Inneractive is fast-growing platform for sale of mobile video ads; Leaba develops advanced core chip processors

2 new exits highlight Israeli mobile, chip-tech strength

Start-ups Inneractive and Leaba Semiconductor, acquired this week by international giants, are prime examples of Israel’s diverse tech talent

Inneractive's office at work (YouTube screenshot)
Inneractive's office at work (YouTube screenshot)

Two Israeli start-ups were acquired this week by international giants in diverse industries. Both of these deals highlight Israel’s strength in various areas of tech.

On Thursday, Germany’s RNTS Media — the parent company of Fyber, a leading mobile advertising technology platform — announced that it was buying Israeli video mobile ad firm Inneractive, which has developed a platform for real-time bidding of mobile video ads. RNTS will make an initial cash payment of $46 million, which could grow to as much as $72 million when several milestones are met over the next three years.

The acquisition of Inneractive will make the RNTS group “one of the largest independent mobile supply-side platforms globally with one of the most advanced product offerings across mediation, exchange and ad serving, covering all ad formats,” the company said.

Inneractive is one of the world’s largest platforms for the sale of mobile video ads, the fastest-growing segment of the mobile ad industry — where Israel itself is a leader, as evidenced by the large number of Israeli mobile tech, ad, and content firms at the recent Mobile World Congress in Barcelona, where some 10% of the 2,000+ firms presenting their technology to more than 100,000 visitors were from Israel.


Inneractive’s platform currently serves over 630 million monthly active users in 190 countries. The firm’s gross revenue has risen over the past two years by more than 100% to $43.2 million and was profitable in 2015. To boot, added the company, it is aiming to double its revenues again over the next two years.

“This is a great achievement for Inneractive and we are very proud of our amazing team,” said Ziv Elul, cofounder and CEO. “We have been working with Fyber and its strong executive team for a long time and are excited to join the RNTS family.”

Meanwhile, on Wednesday, Cisco announced that it was acquiring Israel’s Leaba Semiconductor, a two-year-old fabless chip company that is technically still in stealth mode. Not much is known publicly about Leaba’s work, but the company is recognized as being involved in developing advanced core chip processors.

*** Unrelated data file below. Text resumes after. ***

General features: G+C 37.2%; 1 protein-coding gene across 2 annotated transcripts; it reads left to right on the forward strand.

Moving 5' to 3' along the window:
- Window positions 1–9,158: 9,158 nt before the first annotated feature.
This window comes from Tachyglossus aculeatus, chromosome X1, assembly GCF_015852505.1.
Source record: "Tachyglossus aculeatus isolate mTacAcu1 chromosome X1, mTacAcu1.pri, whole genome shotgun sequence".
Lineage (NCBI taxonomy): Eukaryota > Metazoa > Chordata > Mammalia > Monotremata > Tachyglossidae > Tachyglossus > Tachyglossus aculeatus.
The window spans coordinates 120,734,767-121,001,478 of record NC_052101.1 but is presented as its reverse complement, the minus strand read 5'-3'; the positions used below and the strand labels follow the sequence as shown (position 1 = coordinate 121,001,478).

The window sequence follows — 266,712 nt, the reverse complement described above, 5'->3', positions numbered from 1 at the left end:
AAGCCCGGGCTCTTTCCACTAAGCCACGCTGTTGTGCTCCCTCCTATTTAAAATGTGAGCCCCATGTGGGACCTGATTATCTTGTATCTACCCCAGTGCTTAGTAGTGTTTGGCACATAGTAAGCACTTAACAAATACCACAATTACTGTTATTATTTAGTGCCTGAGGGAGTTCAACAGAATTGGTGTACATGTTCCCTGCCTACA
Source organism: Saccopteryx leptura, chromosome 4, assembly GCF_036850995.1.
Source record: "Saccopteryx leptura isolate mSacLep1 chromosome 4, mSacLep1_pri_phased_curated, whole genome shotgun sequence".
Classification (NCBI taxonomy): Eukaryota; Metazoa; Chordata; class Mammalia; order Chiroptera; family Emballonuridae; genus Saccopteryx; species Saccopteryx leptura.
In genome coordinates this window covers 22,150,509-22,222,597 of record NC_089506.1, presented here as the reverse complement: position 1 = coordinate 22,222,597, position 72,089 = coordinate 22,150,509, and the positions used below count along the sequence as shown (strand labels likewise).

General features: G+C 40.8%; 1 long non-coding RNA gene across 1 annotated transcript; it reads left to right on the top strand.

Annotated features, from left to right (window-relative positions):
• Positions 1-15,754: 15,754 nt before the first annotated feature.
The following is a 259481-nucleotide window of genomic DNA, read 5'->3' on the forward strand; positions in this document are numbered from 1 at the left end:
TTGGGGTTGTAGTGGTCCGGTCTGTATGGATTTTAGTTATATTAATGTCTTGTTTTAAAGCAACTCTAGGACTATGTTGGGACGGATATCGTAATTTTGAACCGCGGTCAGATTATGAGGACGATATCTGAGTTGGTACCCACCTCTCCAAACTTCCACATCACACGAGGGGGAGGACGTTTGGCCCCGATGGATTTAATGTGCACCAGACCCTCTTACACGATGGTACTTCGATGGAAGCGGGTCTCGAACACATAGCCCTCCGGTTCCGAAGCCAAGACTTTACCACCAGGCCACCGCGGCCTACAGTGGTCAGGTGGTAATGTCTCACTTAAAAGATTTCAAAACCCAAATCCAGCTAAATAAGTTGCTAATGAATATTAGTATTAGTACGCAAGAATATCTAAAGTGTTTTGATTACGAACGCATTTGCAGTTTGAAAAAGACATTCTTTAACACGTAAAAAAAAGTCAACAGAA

In a blog post, M&A chief Rob Salvagno said that Cisco was “pleased” to be acquiring the company, which features “a team with a strong and successful track record of designing leading-edge networking semiconductors that provide innovative solutions to address significant infrastructure challenges. […] By combining Leaba’s semiconductor expertise with the Cisco engineering team, we will accelerate our plans for Cisco’s next generation product portfolio and bring new capabilities to the market faster.”

The acquisition is another sign of the strength of the Israeli semiconductor industry — which, thanks to the Internet of Things technology, is only getting stronger, according to Shlomo Gradman, CEO of ASG Ltd., and chairman of the Israeli High Tech CEO Forum. “Just ask Apple” how strong the Israeli semiconductor industry is: “They acquired Anobit and PrimeSense, two companies whose main activity was chip design, and hired hundreds of chip designers who were let go from other companies, like Texas Instruments.”

The Internet of Things, continued Gradman, is a major semiconductor play, as companies race to make smaller and better connected chips to control the almost-endless list of devices that are going to be connected, uploading data to the cloud for analysis. IoT is a major game-changer that could become “a major growth engine,” he added.

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